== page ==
Graduation Year

2014

Document Type

Thesis

Degree

M.S.

Degree Name

Master of Science (M.S.)

Department

Geography, Environment and Planning

Degree Granting Department

Geography, Environment, and Planning

Major Professor

Joni Downs, Ph.D.

Co-Major Professor

Lori Collins, Ph.D.

Committee Member

Lori Collins, Ph.D.

Committee Member

Elizabeth Walton, Ph.D.

Keywords

animal home range estimation, GIS, map distortion, map projections, projected coordinate system, wildlife ecology

Abstract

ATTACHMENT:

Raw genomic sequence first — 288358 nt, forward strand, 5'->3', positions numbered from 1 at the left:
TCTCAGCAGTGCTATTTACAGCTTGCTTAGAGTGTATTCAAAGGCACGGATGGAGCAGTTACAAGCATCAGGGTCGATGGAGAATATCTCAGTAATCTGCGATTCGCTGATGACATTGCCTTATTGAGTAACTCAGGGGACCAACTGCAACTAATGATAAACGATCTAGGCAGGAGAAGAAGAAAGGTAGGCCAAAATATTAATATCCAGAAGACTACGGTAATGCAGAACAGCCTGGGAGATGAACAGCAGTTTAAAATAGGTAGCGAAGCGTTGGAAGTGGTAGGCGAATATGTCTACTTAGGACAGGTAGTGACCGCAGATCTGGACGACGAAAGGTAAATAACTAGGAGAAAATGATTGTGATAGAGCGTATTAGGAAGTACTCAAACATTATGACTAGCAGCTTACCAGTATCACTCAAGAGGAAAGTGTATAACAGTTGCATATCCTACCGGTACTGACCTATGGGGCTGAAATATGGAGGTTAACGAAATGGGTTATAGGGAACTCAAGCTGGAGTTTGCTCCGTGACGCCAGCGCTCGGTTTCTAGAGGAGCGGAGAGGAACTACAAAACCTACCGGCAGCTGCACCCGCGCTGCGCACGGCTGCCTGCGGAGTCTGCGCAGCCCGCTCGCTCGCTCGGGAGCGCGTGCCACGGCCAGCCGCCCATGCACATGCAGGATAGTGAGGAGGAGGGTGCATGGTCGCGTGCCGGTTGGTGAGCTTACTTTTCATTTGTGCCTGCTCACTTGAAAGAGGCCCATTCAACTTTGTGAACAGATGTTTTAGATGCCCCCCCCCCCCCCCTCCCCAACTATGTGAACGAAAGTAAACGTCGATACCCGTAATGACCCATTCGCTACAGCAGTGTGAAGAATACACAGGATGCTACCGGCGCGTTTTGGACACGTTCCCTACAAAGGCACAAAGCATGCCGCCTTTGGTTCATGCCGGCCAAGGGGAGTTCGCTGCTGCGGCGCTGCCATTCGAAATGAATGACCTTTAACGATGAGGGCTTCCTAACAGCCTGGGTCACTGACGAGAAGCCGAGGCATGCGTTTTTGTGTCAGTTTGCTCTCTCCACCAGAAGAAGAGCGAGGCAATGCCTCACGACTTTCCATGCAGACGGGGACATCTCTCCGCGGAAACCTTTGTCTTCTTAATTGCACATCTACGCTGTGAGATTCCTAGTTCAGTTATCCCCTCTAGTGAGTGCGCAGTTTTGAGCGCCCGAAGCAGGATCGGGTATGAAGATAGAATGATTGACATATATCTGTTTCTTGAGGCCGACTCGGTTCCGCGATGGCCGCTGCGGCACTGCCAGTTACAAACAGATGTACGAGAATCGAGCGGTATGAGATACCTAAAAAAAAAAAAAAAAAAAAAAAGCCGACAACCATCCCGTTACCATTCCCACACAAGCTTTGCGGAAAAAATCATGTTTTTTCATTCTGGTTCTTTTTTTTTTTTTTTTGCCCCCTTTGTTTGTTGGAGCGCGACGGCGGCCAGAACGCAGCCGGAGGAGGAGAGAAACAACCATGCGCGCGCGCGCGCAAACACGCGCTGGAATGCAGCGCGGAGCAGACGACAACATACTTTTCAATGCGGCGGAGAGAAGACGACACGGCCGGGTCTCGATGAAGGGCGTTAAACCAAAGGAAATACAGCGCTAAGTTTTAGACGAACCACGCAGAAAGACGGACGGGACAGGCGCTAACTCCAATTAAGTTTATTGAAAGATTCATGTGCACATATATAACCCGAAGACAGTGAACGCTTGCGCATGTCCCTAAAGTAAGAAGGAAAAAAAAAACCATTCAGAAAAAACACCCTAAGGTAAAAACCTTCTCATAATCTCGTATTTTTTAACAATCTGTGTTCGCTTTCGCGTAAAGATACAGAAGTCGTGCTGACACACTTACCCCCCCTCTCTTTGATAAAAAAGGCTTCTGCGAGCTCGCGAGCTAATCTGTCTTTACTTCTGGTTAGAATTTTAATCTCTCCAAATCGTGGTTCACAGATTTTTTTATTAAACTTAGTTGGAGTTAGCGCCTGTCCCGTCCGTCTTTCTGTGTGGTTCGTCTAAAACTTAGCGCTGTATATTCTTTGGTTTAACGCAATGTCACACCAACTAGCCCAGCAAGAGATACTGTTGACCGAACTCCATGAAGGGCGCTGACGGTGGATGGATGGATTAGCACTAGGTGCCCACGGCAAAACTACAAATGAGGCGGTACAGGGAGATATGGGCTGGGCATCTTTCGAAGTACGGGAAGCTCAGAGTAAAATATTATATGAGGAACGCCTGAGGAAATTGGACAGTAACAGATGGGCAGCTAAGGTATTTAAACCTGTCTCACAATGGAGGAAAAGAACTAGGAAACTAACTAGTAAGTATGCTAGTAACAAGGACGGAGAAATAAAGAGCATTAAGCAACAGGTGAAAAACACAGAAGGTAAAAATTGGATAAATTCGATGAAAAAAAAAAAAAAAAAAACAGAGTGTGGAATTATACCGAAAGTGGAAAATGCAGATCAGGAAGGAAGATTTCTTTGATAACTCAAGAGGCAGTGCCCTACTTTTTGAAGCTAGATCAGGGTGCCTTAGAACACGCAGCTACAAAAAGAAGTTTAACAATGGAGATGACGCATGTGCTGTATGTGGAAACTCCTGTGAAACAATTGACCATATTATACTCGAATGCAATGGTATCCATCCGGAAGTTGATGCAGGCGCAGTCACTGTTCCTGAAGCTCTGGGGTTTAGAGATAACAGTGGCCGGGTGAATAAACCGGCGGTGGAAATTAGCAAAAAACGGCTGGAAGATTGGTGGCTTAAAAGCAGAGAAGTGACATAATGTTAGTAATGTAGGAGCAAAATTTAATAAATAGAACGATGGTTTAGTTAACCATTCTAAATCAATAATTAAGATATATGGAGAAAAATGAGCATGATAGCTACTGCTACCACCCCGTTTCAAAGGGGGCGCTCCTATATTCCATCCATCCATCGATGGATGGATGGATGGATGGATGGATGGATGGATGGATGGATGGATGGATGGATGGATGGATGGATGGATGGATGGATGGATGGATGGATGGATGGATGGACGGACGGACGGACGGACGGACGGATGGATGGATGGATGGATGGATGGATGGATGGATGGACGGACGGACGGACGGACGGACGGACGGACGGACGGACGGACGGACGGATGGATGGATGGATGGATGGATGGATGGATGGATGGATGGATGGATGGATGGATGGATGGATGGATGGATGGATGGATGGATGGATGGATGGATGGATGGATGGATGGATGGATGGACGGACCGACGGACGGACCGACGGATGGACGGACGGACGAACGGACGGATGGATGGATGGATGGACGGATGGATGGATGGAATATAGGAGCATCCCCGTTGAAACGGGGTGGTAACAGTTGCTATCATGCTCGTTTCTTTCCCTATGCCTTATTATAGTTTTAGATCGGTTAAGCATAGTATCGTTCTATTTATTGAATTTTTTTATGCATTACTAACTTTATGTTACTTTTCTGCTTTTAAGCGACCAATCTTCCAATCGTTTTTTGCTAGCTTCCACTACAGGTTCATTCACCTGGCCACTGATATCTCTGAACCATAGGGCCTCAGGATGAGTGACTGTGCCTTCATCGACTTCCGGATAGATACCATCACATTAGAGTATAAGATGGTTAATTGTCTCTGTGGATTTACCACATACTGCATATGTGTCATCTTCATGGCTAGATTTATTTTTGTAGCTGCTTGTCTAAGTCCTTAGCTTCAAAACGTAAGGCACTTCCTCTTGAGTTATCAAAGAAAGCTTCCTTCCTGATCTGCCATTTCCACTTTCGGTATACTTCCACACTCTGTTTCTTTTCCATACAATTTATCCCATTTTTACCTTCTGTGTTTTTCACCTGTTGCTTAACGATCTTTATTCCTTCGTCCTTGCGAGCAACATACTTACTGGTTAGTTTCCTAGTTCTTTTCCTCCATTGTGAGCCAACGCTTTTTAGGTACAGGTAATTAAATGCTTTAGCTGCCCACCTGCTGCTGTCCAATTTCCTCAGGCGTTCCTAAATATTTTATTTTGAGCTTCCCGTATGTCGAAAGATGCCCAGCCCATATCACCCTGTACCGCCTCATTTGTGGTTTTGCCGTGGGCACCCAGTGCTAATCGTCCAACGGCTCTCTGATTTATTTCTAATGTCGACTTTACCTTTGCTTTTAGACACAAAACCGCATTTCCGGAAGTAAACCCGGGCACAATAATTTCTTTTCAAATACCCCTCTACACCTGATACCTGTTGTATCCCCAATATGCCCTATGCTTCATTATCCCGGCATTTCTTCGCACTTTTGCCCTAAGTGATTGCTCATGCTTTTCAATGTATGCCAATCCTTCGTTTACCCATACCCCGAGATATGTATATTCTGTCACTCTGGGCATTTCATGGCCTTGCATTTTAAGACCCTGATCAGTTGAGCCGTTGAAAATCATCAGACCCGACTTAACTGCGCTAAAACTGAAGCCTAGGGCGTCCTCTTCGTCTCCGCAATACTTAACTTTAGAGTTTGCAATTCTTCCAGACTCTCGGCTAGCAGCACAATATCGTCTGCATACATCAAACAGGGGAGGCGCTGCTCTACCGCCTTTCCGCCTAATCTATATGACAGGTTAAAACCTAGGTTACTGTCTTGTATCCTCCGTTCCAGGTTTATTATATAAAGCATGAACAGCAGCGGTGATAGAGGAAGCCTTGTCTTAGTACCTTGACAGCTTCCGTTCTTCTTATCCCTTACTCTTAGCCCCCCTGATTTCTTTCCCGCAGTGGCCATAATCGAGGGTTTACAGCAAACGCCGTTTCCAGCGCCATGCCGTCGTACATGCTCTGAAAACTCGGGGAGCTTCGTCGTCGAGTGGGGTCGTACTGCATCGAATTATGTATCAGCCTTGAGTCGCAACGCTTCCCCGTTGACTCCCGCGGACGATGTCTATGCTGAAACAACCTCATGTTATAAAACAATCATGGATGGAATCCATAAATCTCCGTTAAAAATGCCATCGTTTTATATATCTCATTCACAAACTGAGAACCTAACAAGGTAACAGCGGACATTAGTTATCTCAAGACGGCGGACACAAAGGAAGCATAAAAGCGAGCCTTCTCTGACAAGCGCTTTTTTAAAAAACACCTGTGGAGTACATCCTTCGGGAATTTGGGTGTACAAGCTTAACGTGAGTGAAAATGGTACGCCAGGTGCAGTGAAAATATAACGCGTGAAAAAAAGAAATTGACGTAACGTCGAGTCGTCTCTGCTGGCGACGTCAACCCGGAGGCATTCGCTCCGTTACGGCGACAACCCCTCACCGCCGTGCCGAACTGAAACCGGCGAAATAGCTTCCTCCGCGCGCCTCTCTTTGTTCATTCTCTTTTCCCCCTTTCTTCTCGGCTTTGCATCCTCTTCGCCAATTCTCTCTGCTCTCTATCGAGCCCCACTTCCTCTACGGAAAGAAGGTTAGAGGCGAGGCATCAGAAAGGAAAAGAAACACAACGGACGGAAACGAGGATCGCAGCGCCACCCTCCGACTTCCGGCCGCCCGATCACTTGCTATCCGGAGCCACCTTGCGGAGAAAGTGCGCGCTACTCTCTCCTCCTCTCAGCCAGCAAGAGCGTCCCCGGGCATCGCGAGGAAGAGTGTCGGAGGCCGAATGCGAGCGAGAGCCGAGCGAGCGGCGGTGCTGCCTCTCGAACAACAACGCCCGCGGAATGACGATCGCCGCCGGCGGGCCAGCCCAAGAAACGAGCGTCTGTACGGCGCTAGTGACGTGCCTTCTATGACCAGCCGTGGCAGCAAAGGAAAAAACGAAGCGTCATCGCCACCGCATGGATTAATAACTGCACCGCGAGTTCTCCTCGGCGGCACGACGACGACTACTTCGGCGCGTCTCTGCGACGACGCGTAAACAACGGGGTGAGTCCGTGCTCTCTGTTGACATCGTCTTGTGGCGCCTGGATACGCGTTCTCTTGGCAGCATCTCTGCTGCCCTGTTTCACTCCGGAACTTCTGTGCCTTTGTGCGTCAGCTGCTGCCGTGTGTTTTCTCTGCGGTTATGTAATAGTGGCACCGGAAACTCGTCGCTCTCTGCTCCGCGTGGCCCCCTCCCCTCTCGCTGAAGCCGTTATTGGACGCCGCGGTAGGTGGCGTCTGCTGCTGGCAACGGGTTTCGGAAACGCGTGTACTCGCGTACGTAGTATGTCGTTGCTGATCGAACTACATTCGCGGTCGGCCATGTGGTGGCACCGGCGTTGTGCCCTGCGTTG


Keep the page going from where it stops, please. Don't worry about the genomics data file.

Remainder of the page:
Animal home range estimations are important for conservation planning and protecting the habitat of threatened species. The accuracy of home range calculations is influenced by the map projection chosen in a geographic information system (GIS) for data analysis. Different methods of projection will distort spatial data in different ways, so it is important to choose a projection that meets the needs of the research. The large number of projections in use today and the lack of distortion comparison between the various types make selecting the most appropriate projection a difficult decision. The purpose of this study is to quantify and compare the amount of area distortion in animal home range estimations when projected into a number of projected coordinate systems in order to understand how the chosen projection influences analysis. The objectives of this research are accomplished by analyzing the tracking data of four species from different regions in North and South America. The home range of each individual from the four species datasets is calculated using the Characteristic Hull Polygon method for home range estimation and then projected into eight projected coordinate systems of various scales and projection type, including equal area, conformal, equidistant, and compromise projections. A continental Albers Equal Area projection is then used as a baseline area for the calculation of a distortion measurement ratio and magnitude of distortion statistic. The distortion measurement ratio and magnitude calculations provide a measurement of the quantity of area distortion caused by a projection. Results show the amount distortion associated with each type of projection method and how the amount of distortion changes for a projection based on geographic location. These findings show how the choice of map projection can have a large influence on data analysis and illustrate the importance of using an appropriate PCS for the needs of a given study. Distorted perceptions can influence decision-making, so it is important to recognize how a map projection can influence the analysis and interpretation of spatial data.

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